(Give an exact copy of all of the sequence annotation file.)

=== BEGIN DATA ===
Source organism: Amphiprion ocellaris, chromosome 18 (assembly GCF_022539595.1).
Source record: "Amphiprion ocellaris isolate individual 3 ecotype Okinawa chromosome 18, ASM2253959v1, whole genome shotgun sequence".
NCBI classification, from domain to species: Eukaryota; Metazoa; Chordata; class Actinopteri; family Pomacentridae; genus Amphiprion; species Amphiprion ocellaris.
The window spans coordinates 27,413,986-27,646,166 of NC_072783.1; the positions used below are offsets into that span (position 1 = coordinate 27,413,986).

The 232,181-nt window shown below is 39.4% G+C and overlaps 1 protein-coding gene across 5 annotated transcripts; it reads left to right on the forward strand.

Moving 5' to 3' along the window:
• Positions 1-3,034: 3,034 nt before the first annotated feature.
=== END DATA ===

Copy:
Source organism: Amphiprion ocellaris, chromosome 18 (assembly GCF_022539595.1).
Source record: "Amphiprion ocellaris isolate individual 3 ecotype Okinawa chromosome 18, ASM2253959v1, whole genome shotgun sequence".
NCBI classification, from domain to species: Eukaryota; Metazoa; Chordata; class Actinopteri; family Pomacentridae; genus Amphiprion; species Amphiprion ocellaris.
The window spans coordinates 27,413,986-27,646,166 of NC_072783.1; the positions used below are offsets into that span (position 1 = coordinate 27,413,986).

The 232,181-nt window shown below is 39.4% G+C and overlaps 1 protein-coding gene across 5 annotated transcripts; it reads left to right on the forward strand.

Moving 5' to 3' along the window:
• Positions 1-3,034: 3,034 nt before the first annotated feature.